15. Get scared. If trends in the US continue on their current trajectories, half of the population will be obese by 2030, which could result in an additional 8.5 million cases of diabetes, 7.3 million cases of heart diseases and stroke, and 669,000 cases of cancer. Imagine the people you love. Some of them are likely to become these statistics.

16. Think about the future. If child rearing is part of your routine, you know the task at hand can be daunting. Actress and mom Mayim Bialik takes (some of) the stress out of it with this simple advice, “Get educated. There are so many resources about the needs of babies and toddlers, that will make you much more relaxed.”

17. Turn off the TV. In the US, the 24-hour news cycle ensures a constant stream of unsubstantial reporting, often repeated. Is that really something anyone needs?

18. Go organic. The benefits of ditching conventionally grown vegetables are many, but did you know that women who have been exposed to pesticides while pregnant consistently deliver children with lower IQ scores? That means your choice at the supermarket can have a dramatic impact on someone else’s life.

19. Think positive. Even if your natural disposition is more glass-half-empty, the benefits of looking on the bright side are too important to ignore. According to the Mayo Clinic, positive thinkers enjoy longer lives, lower rates of depression, higher resistance to colds, and better cardiovascular health.

20. Get schooled. Want to know all the ins and outs of eating for health? Consider getting a certificate in plant-based nutrition, designed by co-author of The China Study, Dr. T. Colin Campbell. It’s available as an online program from Cornell University.

21. Eat (for) your feelings. What you eat contributes to how your body handles stress, according to Physicians Committee for Responsible Medicine. The group recommends a high-fiber, low-fat diet full of fruits and veggies to keep your immune system running in tip-top shape.

22. Wash up. Your mother was right, according to the Centers for Disease Control and Prevention. The basic act of hand washing could potentially save more than 3.5 million children from fatal diarrheal diseases and pneumonia worldwide each year.

23. Hail crucifer. You’ve already kicked up your broccoli consumption, but don’t forget the other crucifers! According to Dr. Joel Fuhrman, by eating 20 percent more cruciferous veggies (such as cabbage, cauliflower, kale, bok choy, and arugula), your likelihood of developing cancer decreases by 40 percent!

24. Phone a friend. With hectic post-holiday schedules, it can be tempting to spend the rest of the winter hibernating. But friends don’t just help with dishes after a fantastic party—they can keep you live longer. Researchers at Harvard University found that seniors with the most friends had half the rates of memory loss as those with the fewest buds.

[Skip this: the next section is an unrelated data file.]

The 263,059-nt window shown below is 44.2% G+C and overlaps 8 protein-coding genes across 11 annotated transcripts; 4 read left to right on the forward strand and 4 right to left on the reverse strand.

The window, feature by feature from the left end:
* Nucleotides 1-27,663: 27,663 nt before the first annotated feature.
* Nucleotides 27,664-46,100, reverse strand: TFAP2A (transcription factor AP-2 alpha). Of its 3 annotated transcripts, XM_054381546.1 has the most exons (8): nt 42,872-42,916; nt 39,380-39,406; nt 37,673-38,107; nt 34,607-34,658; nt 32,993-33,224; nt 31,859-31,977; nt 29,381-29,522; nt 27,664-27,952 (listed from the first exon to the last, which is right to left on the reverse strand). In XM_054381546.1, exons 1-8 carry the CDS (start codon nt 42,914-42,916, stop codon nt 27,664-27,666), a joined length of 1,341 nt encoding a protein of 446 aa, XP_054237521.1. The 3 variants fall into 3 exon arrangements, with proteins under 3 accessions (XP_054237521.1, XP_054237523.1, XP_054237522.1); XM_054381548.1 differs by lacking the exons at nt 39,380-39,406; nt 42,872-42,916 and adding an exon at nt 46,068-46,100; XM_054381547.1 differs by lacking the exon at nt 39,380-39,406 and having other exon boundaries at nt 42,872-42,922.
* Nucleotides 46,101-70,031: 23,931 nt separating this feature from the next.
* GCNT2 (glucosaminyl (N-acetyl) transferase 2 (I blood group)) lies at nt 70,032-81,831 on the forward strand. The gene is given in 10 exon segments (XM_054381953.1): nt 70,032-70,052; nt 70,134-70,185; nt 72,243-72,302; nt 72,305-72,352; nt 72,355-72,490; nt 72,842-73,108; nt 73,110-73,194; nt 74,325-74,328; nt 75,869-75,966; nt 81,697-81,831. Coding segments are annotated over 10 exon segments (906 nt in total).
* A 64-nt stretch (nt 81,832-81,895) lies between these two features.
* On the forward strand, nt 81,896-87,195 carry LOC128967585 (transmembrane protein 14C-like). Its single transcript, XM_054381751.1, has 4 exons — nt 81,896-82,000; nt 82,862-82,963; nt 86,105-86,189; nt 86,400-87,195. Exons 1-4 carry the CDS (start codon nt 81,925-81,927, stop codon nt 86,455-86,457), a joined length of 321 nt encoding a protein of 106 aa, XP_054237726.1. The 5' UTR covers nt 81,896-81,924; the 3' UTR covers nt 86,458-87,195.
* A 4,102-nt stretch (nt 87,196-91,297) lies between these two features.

25. Shut down. Getting your eight nightly hours of shut-eye doesn’t just keep you from turning into a full-blown caffeine addict. In addition to being a necessary part of every day, sufficient sleep improves memory, brain function, heart health, the immune system, and decreases your chances of developing diabetes and becoming obese.

26. Heap on whole foods. Need more motivation to kick your fast-food habit? Consumption of trans fats—typically found in processed fast food, even veg options like French fries—have been associated with higher risk of developing depression. Replace to-go spuds with homemade baked sweet potato fries.

27. Stay motivated. Avoiding burnout is key. Paul Shapiro of The Humane Society of the United States, who’s been working in the movement for the last 19 years, says, “Think about the historic progress our movement is making each year and what an honor it is to be a part of it. We’re seeing more advancements made for farm animals—both in terms of banning various factory-farming practices and mainstreaming meat-free eating—than any time before in the US animal movement’s history.”

28. Breathe it in. Meditating is a highly effective way to calm our stress responses—meaning that even when put in stressful situations (oh, say, the inevitable return to work after the holidays), those who meditate are better able to keep their cool after just six weeks of practice.

29. Try a tri(athlon). Want to really test your fitness? Signing up for a triathlon will give you a goal to work toward, plus extra motivation to amp up workouts. Professional plant-based triathlete and author Brendan Brazier recommends that newbies, “start swimming with a group to get stroke instruction, and get fitted on a bike. And don’t increase running mileage (or time) more than 10 percent per week.”

30. Shove it. Or, more accurately, tell everyone else to. Taking time for yourself during the day is a crucial component of keeping your composure.

31. Laugh. This one might be self-explanatory, but in addition to being enjoyable, laughter enhances creativity, activates our brains in ways similar as eating chocolate, and goofy people tend to be better at recognizing social signals from others. For a good chuckle, check out old Seinfeld episodes (vegan comedienne Carol Leifer used to write for the show), which is funny enough to induce an Anderson Cooper-style giggle fest. Newman!